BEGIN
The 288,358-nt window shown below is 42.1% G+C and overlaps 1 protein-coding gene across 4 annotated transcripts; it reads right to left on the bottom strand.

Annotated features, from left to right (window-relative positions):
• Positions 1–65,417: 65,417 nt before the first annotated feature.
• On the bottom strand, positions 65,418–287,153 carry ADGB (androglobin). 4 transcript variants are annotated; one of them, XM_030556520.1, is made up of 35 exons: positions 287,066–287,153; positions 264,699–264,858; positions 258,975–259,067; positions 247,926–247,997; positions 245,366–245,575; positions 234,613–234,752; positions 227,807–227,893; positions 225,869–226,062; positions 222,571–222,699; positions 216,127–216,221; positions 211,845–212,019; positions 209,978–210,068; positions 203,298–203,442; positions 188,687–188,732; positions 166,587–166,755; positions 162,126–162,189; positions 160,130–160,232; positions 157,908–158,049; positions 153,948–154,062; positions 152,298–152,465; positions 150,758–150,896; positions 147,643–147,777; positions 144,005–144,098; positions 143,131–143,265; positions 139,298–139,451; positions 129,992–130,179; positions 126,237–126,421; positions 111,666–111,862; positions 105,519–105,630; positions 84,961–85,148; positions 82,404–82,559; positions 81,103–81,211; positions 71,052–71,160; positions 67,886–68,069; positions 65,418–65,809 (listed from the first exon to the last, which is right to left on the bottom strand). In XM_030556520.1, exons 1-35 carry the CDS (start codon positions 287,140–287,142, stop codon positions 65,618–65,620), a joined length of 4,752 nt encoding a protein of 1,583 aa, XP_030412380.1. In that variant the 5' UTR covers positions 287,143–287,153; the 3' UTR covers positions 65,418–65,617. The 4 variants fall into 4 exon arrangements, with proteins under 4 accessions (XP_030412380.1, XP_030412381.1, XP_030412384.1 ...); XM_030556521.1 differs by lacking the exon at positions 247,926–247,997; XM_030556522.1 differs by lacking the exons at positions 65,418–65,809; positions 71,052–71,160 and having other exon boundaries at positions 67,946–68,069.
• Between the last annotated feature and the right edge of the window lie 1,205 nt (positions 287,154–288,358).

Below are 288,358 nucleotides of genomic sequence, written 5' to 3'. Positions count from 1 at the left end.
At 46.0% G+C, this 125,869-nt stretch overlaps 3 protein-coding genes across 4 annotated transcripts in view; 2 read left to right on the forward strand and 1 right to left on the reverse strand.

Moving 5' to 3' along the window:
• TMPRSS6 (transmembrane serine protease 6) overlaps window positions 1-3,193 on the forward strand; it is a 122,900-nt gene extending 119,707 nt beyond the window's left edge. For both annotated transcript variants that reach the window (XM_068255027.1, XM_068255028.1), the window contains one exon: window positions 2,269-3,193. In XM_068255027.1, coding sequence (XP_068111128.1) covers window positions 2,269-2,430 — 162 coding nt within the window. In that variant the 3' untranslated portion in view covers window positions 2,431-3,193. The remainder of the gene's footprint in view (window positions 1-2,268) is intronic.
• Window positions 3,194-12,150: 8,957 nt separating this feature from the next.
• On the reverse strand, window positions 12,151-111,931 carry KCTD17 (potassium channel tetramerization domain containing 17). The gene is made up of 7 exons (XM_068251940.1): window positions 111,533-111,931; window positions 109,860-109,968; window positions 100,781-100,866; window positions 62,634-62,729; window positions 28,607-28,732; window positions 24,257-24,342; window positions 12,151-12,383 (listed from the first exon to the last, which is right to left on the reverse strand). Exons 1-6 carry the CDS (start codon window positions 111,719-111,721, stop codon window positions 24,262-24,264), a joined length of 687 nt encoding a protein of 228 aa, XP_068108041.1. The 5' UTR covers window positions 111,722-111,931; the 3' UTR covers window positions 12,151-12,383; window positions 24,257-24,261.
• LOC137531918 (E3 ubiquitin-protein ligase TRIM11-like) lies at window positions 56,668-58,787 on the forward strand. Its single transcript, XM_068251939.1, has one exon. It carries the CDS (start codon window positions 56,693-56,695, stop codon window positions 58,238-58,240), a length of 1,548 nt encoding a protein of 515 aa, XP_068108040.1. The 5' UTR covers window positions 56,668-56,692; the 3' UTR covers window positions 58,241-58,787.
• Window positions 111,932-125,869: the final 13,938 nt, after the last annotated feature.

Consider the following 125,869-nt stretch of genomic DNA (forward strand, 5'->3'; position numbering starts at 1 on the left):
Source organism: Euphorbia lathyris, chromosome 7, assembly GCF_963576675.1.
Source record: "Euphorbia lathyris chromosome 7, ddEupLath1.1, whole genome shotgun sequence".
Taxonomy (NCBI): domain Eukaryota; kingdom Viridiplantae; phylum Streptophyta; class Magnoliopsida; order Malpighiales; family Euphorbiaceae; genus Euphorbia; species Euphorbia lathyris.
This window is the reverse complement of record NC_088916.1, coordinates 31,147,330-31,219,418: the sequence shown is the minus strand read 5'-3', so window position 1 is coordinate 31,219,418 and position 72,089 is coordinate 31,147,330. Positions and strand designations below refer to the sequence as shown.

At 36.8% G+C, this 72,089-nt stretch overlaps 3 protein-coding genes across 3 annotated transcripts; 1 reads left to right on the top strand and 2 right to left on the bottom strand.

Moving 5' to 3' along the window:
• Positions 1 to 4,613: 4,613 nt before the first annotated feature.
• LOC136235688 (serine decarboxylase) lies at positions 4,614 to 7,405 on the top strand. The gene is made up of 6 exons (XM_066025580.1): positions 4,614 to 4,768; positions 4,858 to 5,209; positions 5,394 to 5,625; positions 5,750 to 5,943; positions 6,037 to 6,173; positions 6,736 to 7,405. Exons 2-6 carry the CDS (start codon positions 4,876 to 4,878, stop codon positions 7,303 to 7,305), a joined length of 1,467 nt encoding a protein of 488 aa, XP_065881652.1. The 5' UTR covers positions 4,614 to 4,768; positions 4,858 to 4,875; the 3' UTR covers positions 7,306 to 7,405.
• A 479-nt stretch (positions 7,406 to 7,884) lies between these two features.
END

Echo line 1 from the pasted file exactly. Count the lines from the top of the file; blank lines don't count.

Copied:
The 288,358-nt window shown below is 42.1% G+C and overlaps 1 protein-coding gene across 4 annotated transcripts; it reads right to left on the bottom strand.